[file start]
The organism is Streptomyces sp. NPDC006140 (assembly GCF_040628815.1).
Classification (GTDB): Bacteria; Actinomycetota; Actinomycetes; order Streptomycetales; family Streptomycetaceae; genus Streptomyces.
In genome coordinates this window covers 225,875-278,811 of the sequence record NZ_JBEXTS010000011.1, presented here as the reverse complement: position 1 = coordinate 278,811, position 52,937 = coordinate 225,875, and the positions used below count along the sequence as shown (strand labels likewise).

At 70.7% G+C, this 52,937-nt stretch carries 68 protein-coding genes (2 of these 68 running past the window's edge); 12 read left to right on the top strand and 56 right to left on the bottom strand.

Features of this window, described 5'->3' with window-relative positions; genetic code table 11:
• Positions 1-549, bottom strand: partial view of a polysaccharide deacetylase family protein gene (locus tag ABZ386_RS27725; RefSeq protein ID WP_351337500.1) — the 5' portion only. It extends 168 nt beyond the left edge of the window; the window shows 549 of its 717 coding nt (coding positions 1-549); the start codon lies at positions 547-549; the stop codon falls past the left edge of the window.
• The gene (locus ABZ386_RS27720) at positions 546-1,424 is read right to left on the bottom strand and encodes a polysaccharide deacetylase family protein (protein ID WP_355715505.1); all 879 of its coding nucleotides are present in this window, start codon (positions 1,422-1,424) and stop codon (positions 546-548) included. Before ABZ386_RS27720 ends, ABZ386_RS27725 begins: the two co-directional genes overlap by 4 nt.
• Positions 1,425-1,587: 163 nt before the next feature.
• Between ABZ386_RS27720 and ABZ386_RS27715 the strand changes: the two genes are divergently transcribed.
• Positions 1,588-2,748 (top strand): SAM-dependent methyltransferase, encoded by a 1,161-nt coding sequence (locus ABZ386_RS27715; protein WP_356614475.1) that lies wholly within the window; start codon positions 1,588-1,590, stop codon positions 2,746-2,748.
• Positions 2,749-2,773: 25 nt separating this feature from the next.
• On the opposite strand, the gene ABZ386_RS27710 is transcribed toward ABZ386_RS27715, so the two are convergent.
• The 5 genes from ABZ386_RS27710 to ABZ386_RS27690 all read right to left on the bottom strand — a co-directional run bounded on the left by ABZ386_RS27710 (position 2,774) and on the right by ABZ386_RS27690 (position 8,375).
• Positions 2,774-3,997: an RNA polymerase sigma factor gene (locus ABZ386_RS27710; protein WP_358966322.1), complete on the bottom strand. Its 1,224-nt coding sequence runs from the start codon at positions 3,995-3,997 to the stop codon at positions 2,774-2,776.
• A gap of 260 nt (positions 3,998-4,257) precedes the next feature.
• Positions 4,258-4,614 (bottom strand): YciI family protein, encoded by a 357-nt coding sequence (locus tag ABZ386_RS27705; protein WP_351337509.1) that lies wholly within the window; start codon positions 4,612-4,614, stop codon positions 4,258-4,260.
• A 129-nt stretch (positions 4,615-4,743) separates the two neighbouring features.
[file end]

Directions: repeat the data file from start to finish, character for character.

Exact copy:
The organism is Streptomyces sp. NPDC006140 (assembly GCF_040628815.1).
Classification (GTDB): Bacteria; Actinomycetota; Actinomycetes; order Streptomycetales; family Streptomycetaceae; genus Streptomyces.
In genome coordinates this window covers 225,875-278,811 of the sequence record NZ_JBEXTS010000011.1, presented here as the reverse complement: position 1 = coordinate 278,811, position 52,937 = coordinate 225,875, and the positions used below count along the sequence as shown (strand labels likewise).

At 70.7% G+C, this 52,937-nt stretch carries 68 protein-coding genes (2 of these 68 running past the window's edge); 12 read left to right on the top strand and 56 right to left on the bottom strand.

Features of this window, described 5'->3' with window-relative positions; genetic code table 11:
• Positions 1-549, bottom strand: partial view of a polysaccharide deacetylase family protein gene (locus tag ABZ386_RS27725; RefSeq protein ID WP_351337500.1) — the 5' portion only. It extends 168 nt beyond the left edge of the window; the window shows 549 of its 717 coding nt (coding positions 1-549); the start codon lies at positions 547-549; the stop codon falls past the left edge of the window.
• The gene (locus ABZ386_RS27720) at positions 546-1,424 is read right to left on the bottom strand and encodes a polysaccharide deacetylase family protein (protein ID WP_355715505.1); all 879 of its coding nucleotides are present in this window, start codon (positions 1,422-1,424) and stop codon (positions 546-548) included. Before ABZ386_RS27720 ends, ABZ386_RS27725 begins: the two co-directional genes overlap by 4 nt.
• Positions 1,425-1,587: 163 nt before the next feature.
• Between ABZ386_RS27720 and ABZ386_RS27715 the strand changes: the two genes are divergently transcribed.
• Positions 1,588-2,748 (top strand): SAM-dependent methyltransferase, encoded by a 1,161-nt coding sequence (locus ABZ386_RS27715; protein WP_356614475.1) that lies wholly within the window; start codon positions 1,588-1,590, stop codon positions 2,746-2,748.
• Positions 2,749-2,773: 25 nt separating this feature from the next.
• On the opposite strand, the gene ABZ386_RS27710 is transcribed toward ABZ386_RS27715, so the two are convergent.
• The 5 genes from ABZ386_RS27710 to ABZ386_RS27690 all read right to left on the bottom strand — a co-directional run bounded on the left by ABZ386_RS27710 (position 2,774) and on the right by ABZ386_RS27690 (position 8,375).
• Positions 2,774-3,997: an RNA polymerase sigma factor gene (locus ABZ386_RS27710; protein WP_358966322.1), complete on the bottom strand. Its 1,224-nt coding sequence runs from the start codon at positions 3,995-3,997 to the stop codon at positions 2,774-2,776.
• A gap of 260 nt (positions 3,998-4,257) precedes the next feature.
• Positions 4,258-4,614 (bottom strand): YciI family protein, encoded by a 357-nt coding sequence (locus tag ABZ386_RS27705; protein WP_351337509.1) that lies wholly within the window; start codon positions 4,612-4,614, stop codon positions 4,258-4,260.
• A 129-nt stretch (positions 4,615-4,743) separates the two neighbouring features.